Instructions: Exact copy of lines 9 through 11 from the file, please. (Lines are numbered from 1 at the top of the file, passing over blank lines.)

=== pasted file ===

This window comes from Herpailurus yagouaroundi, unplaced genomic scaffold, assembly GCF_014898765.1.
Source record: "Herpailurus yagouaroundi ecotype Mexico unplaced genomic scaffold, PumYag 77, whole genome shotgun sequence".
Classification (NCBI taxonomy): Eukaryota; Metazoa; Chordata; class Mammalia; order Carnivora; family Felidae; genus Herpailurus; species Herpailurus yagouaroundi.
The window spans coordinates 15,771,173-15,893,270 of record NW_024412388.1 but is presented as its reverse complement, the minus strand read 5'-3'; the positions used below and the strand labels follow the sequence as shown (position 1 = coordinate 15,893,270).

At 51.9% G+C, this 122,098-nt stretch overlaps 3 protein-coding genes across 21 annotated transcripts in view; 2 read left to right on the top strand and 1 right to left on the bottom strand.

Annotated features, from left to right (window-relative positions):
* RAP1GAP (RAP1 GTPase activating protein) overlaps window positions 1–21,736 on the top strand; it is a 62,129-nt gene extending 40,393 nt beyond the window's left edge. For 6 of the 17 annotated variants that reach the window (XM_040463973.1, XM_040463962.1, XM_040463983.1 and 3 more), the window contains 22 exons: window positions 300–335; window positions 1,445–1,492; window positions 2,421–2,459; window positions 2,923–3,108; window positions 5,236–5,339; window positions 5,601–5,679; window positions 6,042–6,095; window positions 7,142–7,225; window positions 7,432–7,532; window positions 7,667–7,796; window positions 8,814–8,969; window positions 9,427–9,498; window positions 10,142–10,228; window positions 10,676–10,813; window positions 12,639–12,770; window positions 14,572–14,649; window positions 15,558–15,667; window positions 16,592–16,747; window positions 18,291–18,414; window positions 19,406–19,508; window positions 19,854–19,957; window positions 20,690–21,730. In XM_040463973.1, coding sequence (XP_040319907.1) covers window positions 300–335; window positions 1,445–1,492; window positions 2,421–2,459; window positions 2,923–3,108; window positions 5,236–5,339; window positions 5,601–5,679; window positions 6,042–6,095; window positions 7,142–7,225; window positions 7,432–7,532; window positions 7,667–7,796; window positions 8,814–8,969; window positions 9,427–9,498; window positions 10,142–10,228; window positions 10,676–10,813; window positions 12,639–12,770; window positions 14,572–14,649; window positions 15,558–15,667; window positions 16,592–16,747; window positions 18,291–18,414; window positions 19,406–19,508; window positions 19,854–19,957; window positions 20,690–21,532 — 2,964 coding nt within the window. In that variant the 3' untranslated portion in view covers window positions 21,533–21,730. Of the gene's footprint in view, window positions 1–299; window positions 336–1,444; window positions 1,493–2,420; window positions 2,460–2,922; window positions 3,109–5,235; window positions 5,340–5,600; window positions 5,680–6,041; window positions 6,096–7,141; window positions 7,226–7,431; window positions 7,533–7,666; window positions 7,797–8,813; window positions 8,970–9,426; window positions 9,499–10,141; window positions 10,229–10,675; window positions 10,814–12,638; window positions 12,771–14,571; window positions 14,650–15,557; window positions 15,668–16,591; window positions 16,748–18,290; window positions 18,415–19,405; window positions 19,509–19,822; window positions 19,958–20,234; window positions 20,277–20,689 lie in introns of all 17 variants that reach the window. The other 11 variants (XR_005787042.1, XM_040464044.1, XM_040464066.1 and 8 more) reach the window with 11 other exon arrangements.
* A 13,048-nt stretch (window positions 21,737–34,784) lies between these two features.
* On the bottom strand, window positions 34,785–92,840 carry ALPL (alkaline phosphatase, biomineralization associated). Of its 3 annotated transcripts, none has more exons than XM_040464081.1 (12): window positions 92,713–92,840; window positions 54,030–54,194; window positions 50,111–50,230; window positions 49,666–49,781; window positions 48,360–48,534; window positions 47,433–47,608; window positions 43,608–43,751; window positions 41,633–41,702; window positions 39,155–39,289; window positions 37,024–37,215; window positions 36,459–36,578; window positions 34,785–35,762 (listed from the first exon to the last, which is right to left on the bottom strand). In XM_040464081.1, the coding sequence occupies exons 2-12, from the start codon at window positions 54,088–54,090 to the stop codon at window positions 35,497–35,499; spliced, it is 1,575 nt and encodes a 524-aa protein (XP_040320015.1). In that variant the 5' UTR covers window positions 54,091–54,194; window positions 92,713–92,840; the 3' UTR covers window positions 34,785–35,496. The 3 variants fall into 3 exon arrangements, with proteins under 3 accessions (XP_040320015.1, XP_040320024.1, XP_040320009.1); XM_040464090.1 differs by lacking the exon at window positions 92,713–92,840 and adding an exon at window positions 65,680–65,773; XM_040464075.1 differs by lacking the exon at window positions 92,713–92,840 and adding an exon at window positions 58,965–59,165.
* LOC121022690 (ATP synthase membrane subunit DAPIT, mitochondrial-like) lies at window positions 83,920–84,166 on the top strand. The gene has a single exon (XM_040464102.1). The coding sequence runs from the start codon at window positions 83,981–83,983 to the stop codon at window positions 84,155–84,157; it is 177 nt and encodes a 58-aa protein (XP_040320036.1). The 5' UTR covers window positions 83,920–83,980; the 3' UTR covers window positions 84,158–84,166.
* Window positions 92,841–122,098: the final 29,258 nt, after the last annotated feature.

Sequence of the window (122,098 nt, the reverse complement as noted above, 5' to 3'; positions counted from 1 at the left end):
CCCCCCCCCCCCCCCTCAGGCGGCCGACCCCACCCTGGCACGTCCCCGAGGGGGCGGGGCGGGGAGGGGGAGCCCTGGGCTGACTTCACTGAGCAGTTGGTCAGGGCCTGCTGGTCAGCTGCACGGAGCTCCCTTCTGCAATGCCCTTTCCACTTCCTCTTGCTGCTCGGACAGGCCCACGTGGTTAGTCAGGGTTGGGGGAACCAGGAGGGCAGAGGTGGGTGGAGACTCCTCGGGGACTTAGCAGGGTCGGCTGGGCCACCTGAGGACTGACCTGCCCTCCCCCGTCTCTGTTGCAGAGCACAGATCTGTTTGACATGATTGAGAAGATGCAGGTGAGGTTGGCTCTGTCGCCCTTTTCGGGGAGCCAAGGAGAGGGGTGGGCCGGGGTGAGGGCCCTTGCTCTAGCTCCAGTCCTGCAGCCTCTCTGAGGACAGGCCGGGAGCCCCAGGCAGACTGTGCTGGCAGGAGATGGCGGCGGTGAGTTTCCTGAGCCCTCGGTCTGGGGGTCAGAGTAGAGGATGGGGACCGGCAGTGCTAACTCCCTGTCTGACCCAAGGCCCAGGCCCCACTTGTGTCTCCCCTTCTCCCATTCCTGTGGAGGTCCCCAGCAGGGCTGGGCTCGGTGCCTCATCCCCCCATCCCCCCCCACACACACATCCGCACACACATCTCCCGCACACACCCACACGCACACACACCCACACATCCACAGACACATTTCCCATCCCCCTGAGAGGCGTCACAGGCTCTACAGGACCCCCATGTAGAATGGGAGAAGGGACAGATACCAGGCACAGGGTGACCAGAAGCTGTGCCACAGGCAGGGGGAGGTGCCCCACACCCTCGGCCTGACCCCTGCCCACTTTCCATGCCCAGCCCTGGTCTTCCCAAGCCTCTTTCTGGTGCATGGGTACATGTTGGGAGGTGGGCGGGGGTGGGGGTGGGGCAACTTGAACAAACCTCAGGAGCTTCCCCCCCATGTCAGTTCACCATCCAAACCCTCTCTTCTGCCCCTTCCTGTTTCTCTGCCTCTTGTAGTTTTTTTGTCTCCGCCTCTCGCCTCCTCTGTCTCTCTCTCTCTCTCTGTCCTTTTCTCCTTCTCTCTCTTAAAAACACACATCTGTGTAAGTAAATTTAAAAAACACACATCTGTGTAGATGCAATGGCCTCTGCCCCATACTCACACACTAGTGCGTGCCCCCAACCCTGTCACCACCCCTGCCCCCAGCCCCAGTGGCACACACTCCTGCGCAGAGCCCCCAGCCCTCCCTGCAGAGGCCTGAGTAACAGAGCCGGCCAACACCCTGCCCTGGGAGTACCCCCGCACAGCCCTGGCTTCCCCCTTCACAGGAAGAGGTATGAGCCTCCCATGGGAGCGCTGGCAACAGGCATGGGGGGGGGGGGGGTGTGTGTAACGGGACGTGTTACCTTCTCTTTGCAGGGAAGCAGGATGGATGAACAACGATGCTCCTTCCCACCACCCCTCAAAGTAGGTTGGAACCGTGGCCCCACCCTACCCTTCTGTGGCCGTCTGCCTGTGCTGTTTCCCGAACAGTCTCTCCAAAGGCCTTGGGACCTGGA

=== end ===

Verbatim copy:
* On the bottom strand, window positions 34,785–92,840 carry ALPL (alkaline phosphatase, biomineralization associated). Of its 3 annotated transcripts, none has more exons than XM_040464081.1 (12): window positions 92,713–92,840; window positions 54,030–54,194; window positions 50,111–50,230; window positions 49,666–49,781; window positions 48,360–48,534; window positions 47,433–47,608; window positions 43,608–43,751; window positions 41,633–41,702; window positions 39,155–39,289; window positions 37,024–37,215; window positions 36,459–36,578; window positions 34,785–35,762 (listed from the first exon to the last, which is right to left on the bottom strand). In XM_040464081.1, the coding sequence occupies exons 2-12, from the start codon at window positions 54,088–54,090 to the stop codon at window positions 35,497–35,499; spliced, it is 1,575 nt and encodes a 524-aa protein (XP_040320015.1). In that variant the 5' UTR covers window positions 54,091–54,194; window positions 92,713–92,840; the 3' UTR covers window positions 34,785–35,496. The 3 variants fall into 3 exon arrangements, with proteins under 3 accessions (XP_040320015.1, XP_040320024.1, XP_040320009.1); XM_040464090.1 differs by lacking the exon at window positions 92,713–92,840 and adding an exon at window positions 65,680–65,773; XM_040464075.1 differs by lacking the exon at window positions 92,713–92,840 and adding an exon at window positions 58,965–59,165.
* LOC121022690 (ATP synthase membrane subunit DAPIT, mitochondrial-like) lies at window positions 83,920–84,166 on the top strand. The gene has a single exon (XM_040464102.1). The coding sequence runs from the start codon at window positions 83,981–83,983 to the stop codon at window positions 84,155–84,157; it is 177 nt and encodes a 58-aa protein (XP_040320036.1). The 5' UTR covers window positions 83,920–83,980; the 3' UTR covers window positions 84,158–84,166.
* Window positions 92,841–122,098: the final 29,258 nt, after the last annotated feature.